Thus far, only six of these fusion centers have provided documents, 17 have rejected his requests outright, and the rest are still processing. While it’s impossible to draw any definitive conclusions from such as small sample size, Waltman said the responses so far suggest that the FBI may be paying more attention to the threats from antifa than from white supremacist groups.

“Fusion centers do not appear to be monitoring white supremacists as intently as their violence has indicated they should be,” he wrote in an email. “They seem rather preoccupied with antifa and other anarchist groups, closely watching their plans to protest, and regarding them as a serious national security threat. I didn’t see that kind of furor over white supremacists, almost more of a wait-and-see attitude.”

The Kentucky center told MuckRock it didn’t have any documents about white supremacist groups, but did release a file about antifa. That antifa report, which classified the group as being involved in organized crime, noted that antifa’s tactics, “often lead to violence, bodily harm, property destruction and attacks against” police.

The Southern Poverty Law Center has identified numerous white supremacist groups based in Kentucky, including multiple chapters of the League of the South. Michael Hill, the group’s leader, wrote a blog post last October encouraging members to “engage in violence … at the proper level” if confronted with opposition at the White Lives Matter rally in nearby Shelbyville, Tennessee.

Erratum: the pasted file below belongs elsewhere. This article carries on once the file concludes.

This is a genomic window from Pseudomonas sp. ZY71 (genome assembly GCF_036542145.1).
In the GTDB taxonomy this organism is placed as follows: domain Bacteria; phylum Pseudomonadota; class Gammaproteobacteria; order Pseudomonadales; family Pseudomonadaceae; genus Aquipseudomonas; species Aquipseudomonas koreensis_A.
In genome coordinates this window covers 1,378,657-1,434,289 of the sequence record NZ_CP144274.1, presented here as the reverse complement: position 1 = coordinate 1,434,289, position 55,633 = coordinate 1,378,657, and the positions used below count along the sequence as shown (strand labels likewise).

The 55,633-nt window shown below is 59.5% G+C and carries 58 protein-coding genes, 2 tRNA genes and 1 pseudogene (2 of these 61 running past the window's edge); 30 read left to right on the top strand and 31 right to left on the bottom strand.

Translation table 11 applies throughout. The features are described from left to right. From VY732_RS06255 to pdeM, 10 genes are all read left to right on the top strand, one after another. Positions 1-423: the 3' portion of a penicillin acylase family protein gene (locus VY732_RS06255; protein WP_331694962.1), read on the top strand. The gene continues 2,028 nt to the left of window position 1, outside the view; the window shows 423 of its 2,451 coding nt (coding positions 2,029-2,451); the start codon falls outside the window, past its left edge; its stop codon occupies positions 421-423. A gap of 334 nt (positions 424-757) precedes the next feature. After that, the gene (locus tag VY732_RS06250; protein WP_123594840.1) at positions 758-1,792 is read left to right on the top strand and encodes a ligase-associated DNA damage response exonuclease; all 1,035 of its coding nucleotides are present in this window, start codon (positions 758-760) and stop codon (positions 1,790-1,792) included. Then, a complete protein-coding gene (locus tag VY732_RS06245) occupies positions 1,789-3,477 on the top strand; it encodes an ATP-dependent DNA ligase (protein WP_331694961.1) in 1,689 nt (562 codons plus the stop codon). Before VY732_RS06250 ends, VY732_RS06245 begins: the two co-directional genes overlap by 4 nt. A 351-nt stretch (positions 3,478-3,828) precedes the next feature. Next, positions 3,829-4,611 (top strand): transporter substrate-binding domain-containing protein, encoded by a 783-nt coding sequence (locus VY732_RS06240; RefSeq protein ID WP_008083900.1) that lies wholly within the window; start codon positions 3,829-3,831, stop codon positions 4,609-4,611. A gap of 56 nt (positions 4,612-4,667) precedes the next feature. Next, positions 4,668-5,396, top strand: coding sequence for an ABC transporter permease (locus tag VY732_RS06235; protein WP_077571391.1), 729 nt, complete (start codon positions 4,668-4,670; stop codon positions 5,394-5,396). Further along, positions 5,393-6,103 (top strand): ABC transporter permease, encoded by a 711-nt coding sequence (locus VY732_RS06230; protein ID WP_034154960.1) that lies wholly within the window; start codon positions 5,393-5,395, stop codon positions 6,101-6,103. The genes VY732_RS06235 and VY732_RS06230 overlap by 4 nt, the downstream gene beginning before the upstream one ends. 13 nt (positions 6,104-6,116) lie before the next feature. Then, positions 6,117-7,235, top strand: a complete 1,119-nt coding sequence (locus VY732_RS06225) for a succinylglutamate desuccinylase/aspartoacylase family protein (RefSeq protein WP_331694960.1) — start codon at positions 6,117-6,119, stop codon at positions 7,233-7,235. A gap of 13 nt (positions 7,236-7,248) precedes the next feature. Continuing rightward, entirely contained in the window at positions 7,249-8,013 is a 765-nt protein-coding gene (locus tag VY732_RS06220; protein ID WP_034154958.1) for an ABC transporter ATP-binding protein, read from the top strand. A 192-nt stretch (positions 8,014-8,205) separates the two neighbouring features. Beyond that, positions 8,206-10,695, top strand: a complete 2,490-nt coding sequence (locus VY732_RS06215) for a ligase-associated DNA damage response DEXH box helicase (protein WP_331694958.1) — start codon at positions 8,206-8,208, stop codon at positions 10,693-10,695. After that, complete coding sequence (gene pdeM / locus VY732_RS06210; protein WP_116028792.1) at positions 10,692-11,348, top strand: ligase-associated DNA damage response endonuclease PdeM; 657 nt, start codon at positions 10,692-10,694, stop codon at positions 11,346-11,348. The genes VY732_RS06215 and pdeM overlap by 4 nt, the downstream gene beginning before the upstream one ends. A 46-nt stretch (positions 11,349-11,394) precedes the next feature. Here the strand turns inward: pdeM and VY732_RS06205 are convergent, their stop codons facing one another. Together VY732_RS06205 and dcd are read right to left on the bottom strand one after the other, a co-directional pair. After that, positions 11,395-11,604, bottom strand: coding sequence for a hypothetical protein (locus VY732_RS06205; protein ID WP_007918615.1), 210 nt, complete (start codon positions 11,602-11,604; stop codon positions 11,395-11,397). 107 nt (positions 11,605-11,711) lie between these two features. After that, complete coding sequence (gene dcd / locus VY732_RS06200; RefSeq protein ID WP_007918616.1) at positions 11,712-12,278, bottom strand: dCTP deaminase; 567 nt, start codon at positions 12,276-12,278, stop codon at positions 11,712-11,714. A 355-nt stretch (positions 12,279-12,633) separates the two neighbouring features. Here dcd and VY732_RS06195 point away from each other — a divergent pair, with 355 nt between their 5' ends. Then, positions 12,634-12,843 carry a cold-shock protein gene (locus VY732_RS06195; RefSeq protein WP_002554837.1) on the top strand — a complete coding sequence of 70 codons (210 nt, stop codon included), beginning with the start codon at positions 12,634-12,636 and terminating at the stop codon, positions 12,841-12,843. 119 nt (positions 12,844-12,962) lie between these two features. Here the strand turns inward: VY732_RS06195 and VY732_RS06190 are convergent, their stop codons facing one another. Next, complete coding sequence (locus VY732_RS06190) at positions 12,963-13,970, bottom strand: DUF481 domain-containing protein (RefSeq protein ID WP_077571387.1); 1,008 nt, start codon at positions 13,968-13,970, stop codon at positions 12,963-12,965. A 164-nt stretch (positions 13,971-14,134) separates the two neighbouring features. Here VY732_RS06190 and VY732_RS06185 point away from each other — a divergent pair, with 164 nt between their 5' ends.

Members of the Traditionalist Workers Party, which the SPLC notes also has multiple chapters in Kentucky, engaged in a bloody fistfight with an interracial couple at a restaurant following the Shelbyville event.

In 2006, members of the Imperial Klans of America, which is headquartered in Dawson Springs, Kentucky, violently assaulted a 16-year-old at a local county fair. The group was there to recruit new members and believed its victim was in the country illegally. The SPLC sued the group’s leadership, eventually winning millions of dollars in damages. During the trial, a former Imperial Klans member testified that he had been ordered to murder SPLC co-founder Morris Dees by other members of the organization.

Study provides window into young Americans experiencing discrimination

A study of the attitudes of young Americans conducted by MTV (yes, that MTV) and the Public Religion Research Institute found that 36 percent of white people said discrimination against whites is as significant as discrimination against minorities. However, only 4 percent said they had personally experienced discrimination in the past 12 months.

The rate of white people who believe their race experiences discrimination is significantly lower for young people, suggesting a significant generational shift in attitudes between younger and older Caucasians.

The study also noted that one-quarter of young people, defined as ages 15 to 24, reported having experienced discrimination in the past year based on their race, gender, sexual/gender identity, immigration status or religious beliefs. The number was highest for Asian/Pacific Islanders (35 percent), followed by African Americans (30 percent) and Hispanics (24 percent).